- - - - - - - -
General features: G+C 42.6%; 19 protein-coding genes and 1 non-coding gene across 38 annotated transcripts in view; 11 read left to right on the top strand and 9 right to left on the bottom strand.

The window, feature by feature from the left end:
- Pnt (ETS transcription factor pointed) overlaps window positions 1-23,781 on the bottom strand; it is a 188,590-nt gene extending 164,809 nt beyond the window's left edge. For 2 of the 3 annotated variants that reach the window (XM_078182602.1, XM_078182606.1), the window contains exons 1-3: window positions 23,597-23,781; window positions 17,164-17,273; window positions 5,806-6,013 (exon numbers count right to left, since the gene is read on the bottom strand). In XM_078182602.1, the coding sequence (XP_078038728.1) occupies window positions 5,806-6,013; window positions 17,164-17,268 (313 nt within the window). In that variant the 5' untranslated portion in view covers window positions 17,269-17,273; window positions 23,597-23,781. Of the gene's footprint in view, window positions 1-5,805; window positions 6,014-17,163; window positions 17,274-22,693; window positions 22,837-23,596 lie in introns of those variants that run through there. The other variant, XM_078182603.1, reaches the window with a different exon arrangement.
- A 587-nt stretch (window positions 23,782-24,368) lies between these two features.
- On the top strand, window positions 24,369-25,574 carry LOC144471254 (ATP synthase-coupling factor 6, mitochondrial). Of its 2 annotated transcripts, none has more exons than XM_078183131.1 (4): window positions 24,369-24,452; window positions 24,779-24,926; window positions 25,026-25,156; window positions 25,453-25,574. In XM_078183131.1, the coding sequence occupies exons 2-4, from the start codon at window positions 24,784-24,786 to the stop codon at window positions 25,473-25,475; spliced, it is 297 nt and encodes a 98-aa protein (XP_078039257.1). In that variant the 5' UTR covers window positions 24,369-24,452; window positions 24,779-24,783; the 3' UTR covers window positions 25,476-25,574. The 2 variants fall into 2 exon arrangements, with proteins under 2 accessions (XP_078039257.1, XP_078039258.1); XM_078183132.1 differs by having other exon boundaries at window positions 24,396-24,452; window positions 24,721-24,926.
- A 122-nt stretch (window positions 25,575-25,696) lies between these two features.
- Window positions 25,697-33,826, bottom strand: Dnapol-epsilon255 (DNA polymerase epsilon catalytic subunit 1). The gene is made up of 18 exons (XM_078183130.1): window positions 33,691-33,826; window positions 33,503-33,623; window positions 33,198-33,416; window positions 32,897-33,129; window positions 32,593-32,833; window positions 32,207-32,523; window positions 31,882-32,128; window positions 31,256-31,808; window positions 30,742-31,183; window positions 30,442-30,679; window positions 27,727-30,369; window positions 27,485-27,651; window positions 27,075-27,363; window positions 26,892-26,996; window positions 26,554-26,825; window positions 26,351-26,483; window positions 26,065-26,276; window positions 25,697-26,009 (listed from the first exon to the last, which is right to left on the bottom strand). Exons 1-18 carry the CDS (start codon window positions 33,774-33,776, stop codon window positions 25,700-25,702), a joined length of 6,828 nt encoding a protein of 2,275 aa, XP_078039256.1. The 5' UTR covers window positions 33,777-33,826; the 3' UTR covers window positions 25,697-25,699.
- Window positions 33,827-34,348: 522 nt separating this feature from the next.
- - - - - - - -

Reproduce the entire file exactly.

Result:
General features: G+C 42.6%; 19 protein-coding genes and 1 non-coding gene across 38 annotated transcripts in view; 11 read left to right on the top strand and 9 right to left on the bottom strand.

The window, feature by feature from the left end:
- Pnt (ETS transcription factor pointed) overlaps window positions 1-23,781 on the bottom strand; it is a 188,590-nt gene extending 164,809 nt beyond the window's left edge. For 2 of the 3 annotated variants that reach the window (XM_078182602.1, XM_078182606.1), the window contains exons 1-3: window positions 23,597-23,781; window positions 17,164-17,273; window positions 5,806-6,013 (exon numbers count right to left, since the gene is read on the bottom strand). In XM_078182602.1, the coding sequence (XP_078038728.1) occupies window positions 5,806-6,013; window positions 17,164-17,268 (313 nt within the window). In that variant the 5' untranslated portion in view covers window positions 17,269-17,273; window positions 23,597-23,781. Of the gene's footprint in view, window positions 1-5,805; window positions 6,014-17,163; window positions 17,274-22,693; window positions 22,837-23,596 lie in introns of those variants that run through there. The other variant, XM_078182603.1, reaches the window with a different exon arrangement.
- A 587-nt stretch (window positions 23,782-24,368) lies between these two features.
- On the top strand, window positions 24,369-25,574 carry LOC144471254 (ATP synthase-coupling factor 6, mitochondrial). Of its 2 annotated transcripts, none has more exons than XM_078183131.1 (4): window positions 24,369-24,452; window positions 24,779-24,926; window positions 25,026-25,156; window positions 25,453-25,574. In XM_078183131.1, the coding sequence occupies exons 2-4, from the start codon at window positions 24,784-24,786 to the stop codon at window positions 25,473-25,475; spliced, it is 297 nt and encodes a 98-aa protein (XP_078039257.1). In that variant the 5' UTR covers window positions 24,369-24,452; window positions 24,779-24,783; the 3' UTR covers window positions 25,476-25,574. The 2 variants fall into 2 exon arrangements, with proteins under 2 accessions (XP_078039257.1, XP_078039258.1); XM_078183132.1 differs by having other exon boundaries at window positions 24,396-24,452; window positions 24,721-24,926.
- A 122-nt stretch (window positions 25,575-25,696) lies between these two features.
- Window positions 25,697-33,826, bottom strand: Dnapol-epsilon255 (DNA polymerase epsilon catalytic subunit 1). The gene is made up of 18 exons (XM_078183130.1): window positions 33,691-33,826; window positions 33,503-33,623; window positions 33,198-33,416; window positions 32,897-33,129; window positions 32,593-32,833; window positions 32,207-32,523; window positions 31,882-32,128; window positions 31,256-31,808; window positions 30,742-31,183; window positions 30,442-30,679; window positions 27,727-30,369; window positions 27,485-27,651; window positions 27,075-27,363; window positions 26,892-26,996; window positions 26,554-26,825; window positions 26,351-26,483; window positions 26,065-26,276; window positions 25,697-26,009 (listed from the first exon to the last, which is right to left on the bottom strand). Exons 1-18 carry the CDS (start codon window positions 33,774-33,776, stop codon window positions 25,700-25,702), a joined length of 6,828 nt encoding a protein of 2,275 aa, XP_078039256.1. The 5' UTR covers window positions 33,777-33,826; the 3' UTR covers window positions 25,697-25,699.
- Window positions 33,827-34,348: 522 nt separating this feature from the next.